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A cystotomy is a surgical opening of the bladder.
A cystotomy is a surgical procedure for dogs and cats that requires the opening of the bladder. There are multiple reasons a veterinarian may perform a cystotomy, but the most common are to treat an identified problem such as a tumor, removal of bladder stones, or urethral obstructions, or to collect a biopsy or conduct an exploratory. In some cases a cystotomy is used to diagnose a problem that previous diagnostic tests happened to miss.
A general health assessment, usually including blood work and radiographs, will be conducted on your pet prior to the surgery before they are placed under an anesthesia. After the surgical removal of obstructions and/or an exploratory or biopsy is performed, your pet's bladder and abdomen wall will be closed back up. In some cases, x-rays, catheters, and sterile saline solutions will be used.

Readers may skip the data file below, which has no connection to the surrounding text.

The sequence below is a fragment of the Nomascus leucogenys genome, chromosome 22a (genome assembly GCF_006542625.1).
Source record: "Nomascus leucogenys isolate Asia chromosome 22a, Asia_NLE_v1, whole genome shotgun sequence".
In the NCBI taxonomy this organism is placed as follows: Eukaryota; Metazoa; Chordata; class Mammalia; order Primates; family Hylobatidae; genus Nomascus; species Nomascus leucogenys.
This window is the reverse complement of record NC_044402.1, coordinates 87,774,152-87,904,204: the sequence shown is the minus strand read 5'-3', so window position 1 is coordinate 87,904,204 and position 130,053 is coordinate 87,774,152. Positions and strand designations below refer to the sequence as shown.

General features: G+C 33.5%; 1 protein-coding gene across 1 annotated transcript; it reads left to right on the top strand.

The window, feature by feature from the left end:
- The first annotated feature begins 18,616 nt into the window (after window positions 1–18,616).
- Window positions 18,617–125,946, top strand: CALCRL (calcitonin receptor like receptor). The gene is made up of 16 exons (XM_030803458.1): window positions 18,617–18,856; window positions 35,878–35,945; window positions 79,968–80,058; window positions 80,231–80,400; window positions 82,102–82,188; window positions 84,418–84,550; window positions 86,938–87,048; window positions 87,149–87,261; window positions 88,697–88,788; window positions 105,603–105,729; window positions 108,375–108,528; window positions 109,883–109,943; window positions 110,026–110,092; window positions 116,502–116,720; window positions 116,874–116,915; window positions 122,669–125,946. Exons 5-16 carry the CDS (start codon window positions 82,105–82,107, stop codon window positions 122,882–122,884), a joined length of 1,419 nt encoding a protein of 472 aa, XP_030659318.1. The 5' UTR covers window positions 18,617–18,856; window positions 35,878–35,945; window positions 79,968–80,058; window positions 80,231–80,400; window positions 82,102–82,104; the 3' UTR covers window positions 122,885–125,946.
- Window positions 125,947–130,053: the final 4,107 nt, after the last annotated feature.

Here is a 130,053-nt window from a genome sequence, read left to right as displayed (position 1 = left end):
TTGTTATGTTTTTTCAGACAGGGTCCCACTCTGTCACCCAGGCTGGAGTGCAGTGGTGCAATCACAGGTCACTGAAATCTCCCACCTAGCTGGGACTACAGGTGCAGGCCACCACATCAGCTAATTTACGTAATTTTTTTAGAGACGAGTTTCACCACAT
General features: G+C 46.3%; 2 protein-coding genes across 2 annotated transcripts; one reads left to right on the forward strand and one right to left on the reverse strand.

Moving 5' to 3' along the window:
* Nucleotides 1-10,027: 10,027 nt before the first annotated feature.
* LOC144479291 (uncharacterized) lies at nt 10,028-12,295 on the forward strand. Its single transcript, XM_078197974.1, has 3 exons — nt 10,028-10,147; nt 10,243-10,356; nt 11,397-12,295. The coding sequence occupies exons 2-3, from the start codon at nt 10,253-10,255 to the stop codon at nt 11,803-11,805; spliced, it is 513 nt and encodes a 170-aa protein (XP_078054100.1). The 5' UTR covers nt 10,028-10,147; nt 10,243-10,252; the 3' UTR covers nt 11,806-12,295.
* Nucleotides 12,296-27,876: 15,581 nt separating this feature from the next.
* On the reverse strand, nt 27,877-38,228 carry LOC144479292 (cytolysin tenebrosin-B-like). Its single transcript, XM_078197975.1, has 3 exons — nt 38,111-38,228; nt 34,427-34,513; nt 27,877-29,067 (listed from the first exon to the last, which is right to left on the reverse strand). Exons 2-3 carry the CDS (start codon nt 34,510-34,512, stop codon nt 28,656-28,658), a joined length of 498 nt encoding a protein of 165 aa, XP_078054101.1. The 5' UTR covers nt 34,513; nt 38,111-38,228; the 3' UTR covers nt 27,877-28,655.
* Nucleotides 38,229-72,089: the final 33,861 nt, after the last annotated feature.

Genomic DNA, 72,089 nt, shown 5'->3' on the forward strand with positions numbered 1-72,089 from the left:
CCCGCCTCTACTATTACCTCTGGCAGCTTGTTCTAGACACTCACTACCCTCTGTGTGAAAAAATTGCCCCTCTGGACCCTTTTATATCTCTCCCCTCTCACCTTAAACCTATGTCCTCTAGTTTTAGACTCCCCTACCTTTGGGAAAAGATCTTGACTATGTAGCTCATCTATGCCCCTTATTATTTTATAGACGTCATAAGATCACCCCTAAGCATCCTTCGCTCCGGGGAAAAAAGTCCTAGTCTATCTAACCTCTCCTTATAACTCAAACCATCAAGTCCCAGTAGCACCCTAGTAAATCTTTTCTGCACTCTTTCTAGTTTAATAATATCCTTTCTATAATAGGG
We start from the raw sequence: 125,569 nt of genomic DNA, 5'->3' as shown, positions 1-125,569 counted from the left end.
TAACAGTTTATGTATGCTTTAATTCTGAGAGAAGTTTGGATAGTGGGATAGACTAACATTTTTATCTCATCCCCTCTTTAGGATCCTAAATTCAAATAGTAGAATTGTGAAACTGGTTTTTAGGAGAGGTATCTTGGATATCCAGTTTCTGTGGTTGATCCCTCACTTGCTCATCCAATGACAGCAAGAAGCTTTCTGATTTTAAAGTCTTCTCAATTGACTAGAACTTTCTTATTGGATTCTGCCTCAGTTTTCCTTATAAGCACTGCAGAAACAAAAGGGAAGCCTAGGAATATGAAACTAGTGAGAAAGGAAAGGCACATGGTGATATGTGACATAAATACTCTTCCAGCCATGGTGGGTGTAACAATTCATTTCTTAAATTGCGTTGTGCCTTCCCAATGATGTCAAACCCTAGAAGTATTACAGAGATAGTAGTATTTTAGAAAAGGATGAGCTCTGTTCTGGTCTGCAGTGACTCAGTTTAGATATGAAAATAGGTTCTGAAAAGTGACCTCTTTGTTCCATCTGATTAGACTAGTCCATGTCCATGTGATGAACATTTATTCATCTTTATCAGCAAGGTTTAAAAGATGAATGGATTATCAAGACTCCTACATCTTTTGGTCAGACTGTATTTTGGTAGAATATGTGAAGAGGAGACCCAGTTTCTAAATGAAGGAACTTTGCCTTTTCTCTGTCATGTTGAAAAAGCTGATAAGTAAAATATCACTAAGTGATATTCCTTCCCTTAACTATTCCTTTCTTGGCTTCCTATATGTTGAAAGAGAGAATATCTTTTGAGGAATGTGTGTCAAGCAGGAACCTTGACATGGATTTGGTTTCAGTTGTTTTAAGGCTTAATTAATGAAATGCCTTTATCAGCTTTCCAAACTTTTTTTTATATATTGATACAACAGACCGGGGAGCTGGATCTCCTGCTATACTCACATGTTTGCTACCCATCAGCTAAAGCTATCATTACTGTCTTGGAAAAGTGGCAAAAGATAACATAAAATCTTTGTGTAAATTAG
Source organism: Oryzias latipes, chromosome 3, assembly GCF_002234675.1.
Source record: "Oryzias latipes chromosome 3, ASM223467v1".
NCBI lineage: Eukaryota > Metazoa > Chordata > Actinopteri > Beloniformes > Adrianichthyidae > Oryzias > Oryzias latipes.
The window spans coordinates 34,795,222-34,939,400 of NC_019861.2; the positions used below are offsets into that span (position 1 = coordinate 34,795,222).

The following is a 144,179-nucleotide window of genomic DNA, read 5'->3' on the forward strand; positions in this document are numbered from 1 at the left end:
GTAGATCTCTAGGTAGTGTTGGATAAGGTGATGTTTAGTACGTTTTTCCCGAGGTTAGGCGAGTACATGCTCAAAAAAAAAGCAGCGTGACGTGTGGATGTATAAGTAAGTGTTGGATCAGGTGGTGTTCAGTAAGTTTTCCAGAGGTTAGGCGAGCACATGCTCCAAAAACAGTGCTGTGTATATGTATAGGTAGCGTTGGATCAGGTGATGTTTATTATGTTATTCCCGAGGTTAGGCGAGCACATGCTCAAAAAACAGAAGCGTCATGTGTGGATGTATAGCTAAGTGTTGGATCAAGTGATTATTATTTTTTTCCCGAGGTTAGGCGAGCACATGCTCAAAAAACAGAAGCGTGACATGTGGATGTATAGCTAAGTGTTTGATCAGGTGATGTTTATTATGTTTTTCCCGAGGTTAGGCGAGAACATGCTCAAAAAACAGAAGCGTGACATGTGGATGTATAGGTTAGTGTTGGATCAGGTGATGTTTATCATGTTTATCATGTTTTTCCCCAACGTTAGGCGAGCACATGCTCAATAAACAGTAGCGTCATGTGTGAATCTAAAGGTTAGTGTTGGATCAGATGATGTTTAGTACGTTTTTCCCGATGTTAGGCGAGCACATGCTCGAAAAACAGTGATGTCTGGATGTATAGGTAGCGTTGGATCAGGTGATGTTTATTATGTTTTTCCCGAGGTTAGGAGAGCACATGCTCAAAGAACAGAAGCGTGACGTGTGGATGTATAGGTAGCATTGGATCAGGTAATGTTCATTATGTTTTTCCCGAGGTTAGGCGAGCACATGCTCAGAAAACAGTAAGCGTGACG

Usually your dog will remain hospitalized for a few days after the surgery for monitoring purposes, administering fluids, and to ensure that they heal correctly. Medicine will be given and should continue for a few days, and their water intake should increase to keep them hydrated and to flush the bladder. Cats will typically see a full recovery within two weeks depending on the underlying condition and the efficacy of treatment methods. You should prevent your cat from any high-level activity so they don't rupture their wound. A collar is sometimes required.
For any other questions, please speak with your veterinarian as they will have the best plan and procedures for you and your beloved pet.